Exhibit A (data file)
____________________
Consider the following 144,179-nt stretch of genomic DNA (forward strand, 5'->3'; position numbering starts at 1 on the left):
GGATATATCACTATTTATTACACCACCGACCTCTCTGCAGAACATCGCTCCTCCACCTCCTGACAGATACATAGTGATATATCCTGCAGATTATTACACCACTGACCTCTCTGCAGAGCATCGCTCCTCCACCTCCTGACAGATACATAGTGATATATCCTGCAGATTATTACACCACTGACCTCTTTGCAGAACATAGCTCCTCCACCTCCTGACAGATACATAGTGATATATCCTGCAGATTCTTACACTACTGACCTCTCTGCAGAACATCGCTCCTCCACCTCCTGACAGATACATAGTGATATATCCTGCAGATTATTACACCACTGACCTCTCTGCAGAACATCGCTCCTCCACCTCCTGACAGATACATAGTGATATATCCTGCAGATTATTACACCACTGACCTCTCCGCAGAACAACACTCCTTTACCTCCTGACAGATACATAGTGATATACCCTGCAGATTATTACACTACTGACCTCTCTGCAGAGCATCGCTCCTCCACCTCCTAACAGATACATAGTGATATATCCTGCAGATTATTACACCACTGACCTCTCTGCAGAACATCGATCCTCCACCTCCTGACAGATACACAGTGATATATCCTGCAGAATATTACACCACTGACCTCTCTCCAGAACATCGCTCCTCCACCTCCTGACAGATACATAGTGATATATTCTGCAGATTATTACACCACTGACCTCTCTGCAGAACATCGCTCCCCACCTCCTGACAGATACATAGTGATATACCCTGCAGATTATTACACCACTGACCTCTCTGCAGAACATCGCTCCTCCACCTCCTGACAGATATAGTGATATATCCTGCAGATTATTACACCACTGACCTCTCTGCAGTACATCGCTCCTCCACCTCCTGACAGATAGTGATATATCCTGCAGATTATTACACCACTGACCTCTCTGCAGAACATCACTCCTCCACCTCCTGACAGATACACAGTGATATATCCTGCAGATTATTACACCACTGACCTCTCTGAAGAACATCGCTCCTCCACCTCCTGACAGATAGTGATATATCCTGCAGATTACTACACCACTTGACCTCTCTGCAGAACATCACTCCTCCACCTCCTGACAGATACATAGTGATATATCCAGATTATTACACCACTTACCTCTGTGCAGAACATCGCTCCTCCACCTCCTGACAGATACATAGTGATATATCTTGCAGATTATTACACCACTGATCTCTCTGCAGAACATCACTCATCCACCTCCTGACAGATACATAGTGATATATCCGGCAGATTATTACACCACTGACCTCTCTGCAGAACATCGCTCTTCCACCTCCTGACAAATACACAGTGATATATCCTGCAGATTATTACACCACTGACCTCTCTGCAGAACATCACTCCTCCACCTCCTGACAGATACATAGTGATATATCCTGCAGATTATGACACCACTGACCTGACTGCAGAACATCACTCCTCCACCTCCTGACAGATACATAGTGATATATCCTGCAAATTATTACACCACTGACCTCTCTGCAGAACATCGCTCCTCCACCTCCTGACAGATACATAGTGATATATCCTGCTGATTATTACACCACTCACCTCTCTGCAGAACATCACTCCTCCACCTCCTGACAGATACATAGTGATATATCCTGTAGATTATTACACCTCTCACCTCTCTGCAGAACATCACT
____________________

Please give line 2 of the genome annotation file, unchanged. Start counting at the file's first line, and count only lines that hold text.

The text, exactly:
GGATATATCACTATTTATTACACCACCGACCTCTCTGCAGAACATCGCTCCTCCACCTCCTGACAGATACATAGTGATATATCCTGCAGATTATTACACCACTGACCTCTCTGCAGAGCATCGCTCCTCCACCTCCTGACAGATACATAGTGATATATCCTGCAGATTATTACACCACTGACCTCTTTGCAGAACATAGCTCCTCCACCTCCTGACAGATACATAGTGATATATCCTGCAGATTCTTACACTACTGACCTCTCTGCAGAACATCGCTCCTCCACCTCCTGACAGATACATAGTGATATATCCTGCAGATTATTACACCACTGACCTCTCTGCAGAACATCGCTCCTCCACCTCCTGACAGATACATAGTGATATATCCTGCAGATTATTACACCACTGACCTCTCCGCAGAACAACACTCCTTTACCTCCTGACAGATACATAGTGATATACCCTGCAGATTATTACACTACTGACCTCTCTGCAGAGCATCGCTCCTCCACCTCCTAACAGATACATAGTGATATATCCTGCAGATTATTACACCACTGACCTCTCTGCAGAACATCGATCCTCCACCTCCTGACAGATACACAGTGATATATCCTGCAGAATATTACACCACTGACCTCTCTCCAGAACATCGCTCCTCCACCTCCTGACAGATACATAGTGATATATTCTGCAGATTATTACACCACTGACCTCTCTGCAGAACATCGCTCCCCACCTCCTGACAGATACATAGTGATATACCCTGCAGATTATTACACCACTGACCTCTCTGCAGAACATCGCTCCTCCACCTCCTGACAGATATAGTGATATATCCTGCAGATTATTACACCACTGACCTCTCTGCAGTACATCGCTCCTCCACCTCCTGACAGATAGTGATATATCCTGCAGATTATTACACCACTGACCTCTCTGCAGAACATCACTCCTCCACCTCCTGACAGATACACAGTGATATATCCTGCAGATTATTACACCACTGACCTCTCTGAAGAACATCGCTCCTCCACCTCCTGACAGATAGTGATATATCCTGCAGATTACTACACCACTTGACCTCTCTGCAGAACATCACTCCTCCACCTCCTGACAGATACATAGTGATATATCCAGATTATTACACCACTTACCTCTGTGCAGAACATCGCTCCTCCACCTCCTGACAGATACATAGTGATATATCTTGCAGATTATTACACCACTGATCTCTCTGCAGAACATCACTCATCCACCTCCTGACAGATACATAGTGATATATCCGGCAGATTATTACACCACTGACCTCTCTGCAGAACATCGCTCTTCCACCTCCTGACAAATACACAGTGATATATCCTGCAGATTATTACACCACTGACCTCTCTGCAGAACATCACTCCTCCACCTCCTGACAGATACATAGTGATATATCCTGCAGATTATGACACCACTGACCTGACTGCAGAACATCACTCCTCCACCTCCTGACAGATACATAGTGATATATCCTGCAAATTATTACACCACTGACCTCTCTGCAGAACATCGCTCCTCCACCTCCTGACAGATACATAGTGATATATCCTGCTGATTATTACACCACTCACCTCTCTGCAGAACATCACTCCTCCACCTCCTGACAGATACATAGTGATATATCCTGTAGATTATTACACCTCTCACCTCTCTGCAGAACATCACT